SN> Yes, we make gyoza or “pot sticker” wrappers and wonton wrappers and we also sell noodle soup bases and
sauces.

TRR> What was your first product?

SN> Our first product was the ramen noodles

TRR> I initially found out about you via a mention on the trailer for the award-winning short film ‘Ramen Dreams‘  – can  you tell us about it and your involvement?

SN> Keizo of GO RAMEN! (www.goramen.com) is a good friend of ours and it is our goal to support anyone with a ramen dream.  ‘Ramen Dreams’ is a short documentary film about Keizo’s life to pursue his ultimate ramen
dream.  The film was featured at the NY Food Film Festival and we wanted to support him any way possible throughout the process.  The night of the Food Film Festival, we provided the ramen noodles to be served
after the film showing.

TRR> How does the process in which you make your noodles differ from other brands?

SN> Each company has their own secrets of making noodles. We take care of sourcing the best wheat flour, using artisanal techniques (water temp, flour temp, pressing the dough gradually, adjusting the thickness by
.1 mm for the customer) and doing the best we can to tailor make our ramen noodles for restaurants across the country.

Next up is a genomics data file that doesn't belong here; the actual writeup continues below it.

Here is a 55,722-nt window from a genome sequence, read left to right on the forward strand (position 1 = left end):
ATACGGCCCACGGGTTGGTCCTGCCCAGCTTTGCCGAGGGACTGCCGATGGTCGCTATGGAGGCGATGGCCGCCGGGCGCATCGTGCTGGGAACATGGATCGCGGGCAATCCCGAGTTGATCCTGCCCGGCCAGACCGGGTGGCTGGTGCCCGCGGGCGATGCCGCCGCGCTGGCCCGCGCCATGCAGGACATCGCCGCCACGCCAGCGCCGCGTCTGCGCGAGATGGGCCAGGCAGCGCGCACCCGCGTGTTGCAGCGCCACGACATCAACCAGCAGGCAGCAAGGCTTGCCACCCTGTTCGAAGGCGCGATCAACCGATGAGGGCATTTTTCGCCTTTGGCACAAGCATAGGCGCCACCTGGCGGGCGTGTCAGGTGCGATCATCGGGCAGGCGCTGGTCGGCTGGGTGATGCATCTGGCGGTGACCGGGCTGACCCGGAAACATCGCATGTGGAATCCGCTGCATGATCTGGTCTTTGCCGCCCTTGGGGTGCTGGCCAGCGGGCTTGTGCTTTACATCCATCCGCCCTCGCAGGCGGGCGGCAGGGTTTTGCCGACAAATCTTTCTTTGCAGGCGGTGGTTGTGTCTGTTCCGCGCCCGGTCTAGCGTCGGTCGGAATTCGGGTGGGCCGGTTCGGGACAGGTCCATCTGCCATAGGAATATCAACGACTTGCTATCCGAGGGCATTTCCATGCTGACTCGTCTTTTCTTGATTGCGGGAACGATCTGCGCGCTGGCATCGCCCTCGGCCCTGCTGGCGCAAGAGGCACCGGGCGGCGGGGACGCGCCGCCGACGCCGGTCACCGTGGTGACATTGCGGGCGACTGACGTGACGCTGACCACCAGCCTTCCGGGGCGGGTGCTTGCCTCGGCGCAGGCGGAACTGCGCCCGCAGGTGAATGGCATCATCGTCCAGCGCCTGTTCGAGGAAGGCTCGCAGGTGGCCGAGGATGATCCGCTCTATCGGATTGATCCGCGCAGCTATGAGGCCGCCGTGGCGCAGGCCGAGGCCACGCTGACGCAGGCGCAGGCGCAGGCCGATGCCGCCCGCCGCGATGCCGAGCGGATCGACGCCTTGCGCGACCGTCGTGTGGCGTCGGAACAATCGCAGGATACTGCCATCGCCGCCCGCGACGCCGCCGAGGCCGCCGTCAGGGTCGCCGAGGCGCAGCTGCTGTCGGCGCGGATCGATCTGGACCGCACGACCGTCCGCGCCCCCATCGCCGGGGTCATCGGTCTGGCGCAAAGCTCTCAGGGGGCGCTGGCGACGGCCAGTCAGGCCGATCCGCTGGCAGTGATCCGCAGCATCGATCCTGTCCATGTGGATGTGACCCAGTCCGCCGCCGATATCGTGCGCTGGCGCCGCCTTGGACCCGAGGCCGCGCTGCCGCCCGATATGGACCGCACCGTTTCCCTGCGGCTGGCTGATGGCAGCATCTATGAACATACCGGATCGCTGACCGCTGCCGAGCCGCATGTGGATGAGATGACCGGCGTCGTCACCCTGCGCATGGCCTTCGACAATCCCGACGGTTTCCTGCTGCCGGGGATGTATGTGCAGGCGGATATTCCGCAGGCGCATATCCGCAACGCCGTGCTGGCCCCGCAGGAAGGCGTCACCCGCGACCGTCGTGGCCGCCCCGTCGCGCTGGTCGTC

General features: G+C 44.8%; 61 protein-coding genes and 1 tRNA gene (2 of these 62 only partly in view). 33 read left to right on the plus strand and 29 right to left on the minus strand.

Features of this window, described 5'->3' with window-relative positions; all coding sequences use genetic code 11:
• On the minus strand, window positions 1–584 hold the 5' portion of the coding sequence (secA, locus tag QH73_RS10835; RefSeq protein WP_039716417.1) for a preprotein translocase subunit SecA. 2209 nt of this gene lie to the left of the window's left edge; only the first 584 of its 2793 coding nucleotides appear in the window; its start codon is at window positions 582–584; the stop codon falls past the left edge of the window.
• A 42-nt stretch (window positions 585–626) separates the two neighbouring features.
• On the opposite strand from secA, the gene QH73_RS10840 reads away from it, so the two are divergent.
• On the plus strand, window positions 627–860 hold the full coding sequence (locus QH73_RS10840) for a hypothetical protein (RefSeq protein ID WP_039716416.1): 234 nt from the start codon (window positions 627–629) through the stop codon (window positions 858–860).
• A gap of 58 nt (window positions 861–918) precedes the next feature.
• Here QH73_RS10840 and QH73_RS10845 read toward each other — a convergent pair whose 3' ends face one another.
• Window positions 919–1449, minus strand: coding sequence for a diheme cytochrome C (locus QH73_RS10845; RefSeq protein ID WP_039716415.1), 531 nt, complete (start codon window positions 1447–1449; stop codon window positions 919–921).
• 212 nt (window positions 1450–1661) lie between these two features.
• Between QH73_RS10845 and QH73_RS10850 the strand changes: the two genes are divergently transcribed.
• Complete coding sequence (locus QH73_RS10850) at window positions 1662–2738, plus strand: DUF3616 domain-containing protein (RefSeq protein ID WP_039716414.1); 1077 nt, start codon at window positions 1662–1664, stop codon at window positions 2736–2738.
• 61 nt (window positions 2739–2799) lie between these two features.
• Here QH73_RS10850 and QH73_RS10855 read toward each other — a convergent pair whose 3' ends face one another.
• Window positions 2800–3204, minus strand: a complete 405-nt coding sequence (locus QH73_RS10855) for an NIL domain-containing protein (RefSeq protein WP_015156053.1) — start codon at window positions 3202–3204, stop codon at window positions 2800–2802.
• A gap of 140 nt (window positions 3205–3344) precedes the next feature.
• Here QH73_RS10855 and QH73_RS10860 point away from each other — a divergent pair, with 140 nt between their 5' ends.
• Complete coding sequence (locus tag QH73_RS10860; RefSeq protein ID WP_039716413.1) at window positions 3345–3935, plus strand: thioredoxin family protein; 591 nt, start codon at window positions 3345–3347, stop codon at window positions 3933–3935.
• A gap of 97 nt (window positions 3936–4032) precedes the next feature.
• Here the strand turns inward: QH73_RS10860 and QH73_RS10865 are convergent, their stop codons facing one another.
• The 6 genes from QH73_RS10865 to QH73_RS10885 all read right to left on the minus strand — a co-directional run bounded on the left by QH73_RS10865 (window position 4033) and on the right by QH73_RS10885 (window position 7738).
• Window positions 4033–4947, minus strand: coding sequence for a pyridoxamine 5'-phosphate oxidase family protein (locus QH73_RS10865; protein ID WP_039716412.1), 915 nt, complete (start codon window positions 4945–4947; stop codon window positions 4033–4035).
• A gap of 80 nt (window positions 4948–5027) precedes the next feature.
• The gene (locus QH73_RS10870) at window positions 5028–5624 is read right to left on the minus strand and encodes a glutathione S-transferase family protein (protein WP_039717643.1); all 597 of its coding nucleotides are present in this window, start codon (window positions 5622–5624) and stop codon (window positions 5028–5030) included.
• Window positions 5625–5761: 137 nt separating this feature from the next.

TRR> When you make noodles for yourself, do you add anything or have any recommendations?

SN> Traditional toppings are great [“cha-shu” (sliced char siu), “menma” (bamboo shoots), “nori” (dried seaweed), etc.] but also using local ingredients available at your nearby supermarket is a great way to play
around with flavors.

TRR> Where can people find your products?

SN> You can find our products at most Asian supermarkets such as Uwajimaya, Nijiya Market and Mitsuwa Supermarket.  If you’d like more information on the accessibility of our products in your area, you can email
us at our website on www.sunnoodle.com.  We are more than happy to help you.

TRR> Thank you very much for this opportunity to learn more about Sun Noodle!

There you have it! My thanks to Hisae and Kenshiro Uki for making this happen and everyone else at Sun Noodle! Watch for a series of reviews of their products during the next weeks!

Interview * Product Samples From Sun Noodle * Sun Noodle Yakisoba Japanese Style Stir Fry Noodles With Powdered Sauce * Sun Noodle Ramen Pork Flavor * Sun Noodle Nama Soba Buckwheat Noodle * Sun Noodle Cold Ramen Soy Sauce Vinaigrette Sauce With Honey Apple Added * Sun Noodle Ramen Miso Flavor * Sun Noodle Tantanmen Spicy Sesame Flavor Ramen (Mild) * Sun Noodle Ramen Shoyu Flavor